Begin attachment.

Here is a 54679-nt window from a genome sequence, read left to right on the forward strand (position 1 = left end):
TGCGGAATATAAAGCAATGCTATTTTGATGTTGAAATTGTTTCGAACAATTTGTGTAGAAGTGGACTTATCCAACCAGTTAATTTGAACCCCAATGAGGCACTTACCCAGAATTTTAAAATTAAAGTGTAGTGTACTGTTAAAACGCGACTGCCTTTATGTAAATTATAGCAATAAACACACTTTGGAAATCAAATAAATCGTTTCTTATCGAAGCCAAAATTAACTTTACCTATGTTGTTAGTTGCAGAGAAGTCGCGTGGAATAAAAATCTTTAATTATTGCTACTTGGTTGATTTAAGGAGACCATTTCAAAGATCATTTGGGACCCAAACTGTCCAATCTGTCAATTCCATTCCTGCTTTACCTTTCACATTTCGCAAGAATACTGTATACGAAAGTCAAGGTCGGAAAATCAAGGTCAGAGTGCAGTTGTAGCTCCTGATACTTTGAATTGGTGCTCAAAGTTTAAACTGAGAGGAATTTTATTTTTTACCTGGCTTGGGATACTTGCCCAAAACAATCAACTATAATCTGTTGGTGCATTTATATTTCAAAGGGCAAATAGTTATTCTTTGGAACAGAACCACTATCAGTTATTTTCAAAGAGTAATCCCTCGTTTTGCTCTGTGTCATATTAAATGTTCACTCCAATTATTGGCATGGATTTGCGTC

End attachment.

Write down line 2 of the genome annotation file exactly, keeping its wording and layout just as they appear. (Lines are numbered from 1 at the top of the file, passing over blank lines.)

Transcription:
TGCGGAATATAAAGCAATGCTATTTTGATGTTGAAATTGTTTCGAACAATTTGTGTAGAAGTGGACTTATCCAACCAGTTAATTTGAACCCCAATGAGGCACTTACCCAGAATTTTAAAATTAAAGTGTAGTGTACTGTTAAAACGCGACTGCCTTTATGTAAATTATAGCAATAAACACACTTTGGAAATCAAATAAATCGTTTCTTATCGAAGCCAAAATTAACTTTACCTATGTTGTTAGTTGCAGAGAAGTCGCGTGGAATAAAAATCTTTAATTATTGCTACTTGGTTGATTTAAGGAGACCATTTCAAAGATCATTTGGGACCCAAACTGTCCAATCTGTCAATTCCATTCCTGCTTTACCTTTCACATTTCGCAAGAATACTGTATACGAAAGTCAAGGTCGGAAAATCAAGGTCAGAGTGCAGTTGTAGCTCCTGATACTTTGAATTGGTGCTCAAAGTTTAAACTGAGAGGAATTTTATTTTTTACCTGGCTTGGGATACTTGCCCAAAACAATCAACTATAATCTGTTGGTGCATTTATATTTCAAAGGGCAAATAGTTATTCTTTGGAACAGAACCACTATCAGTTATTTTCAAAGAGTAATCCCTCGTTTTGCTCTGTGTCATATTAAATGTTCACTCCAATTATTGGCATGGATTTGCGTC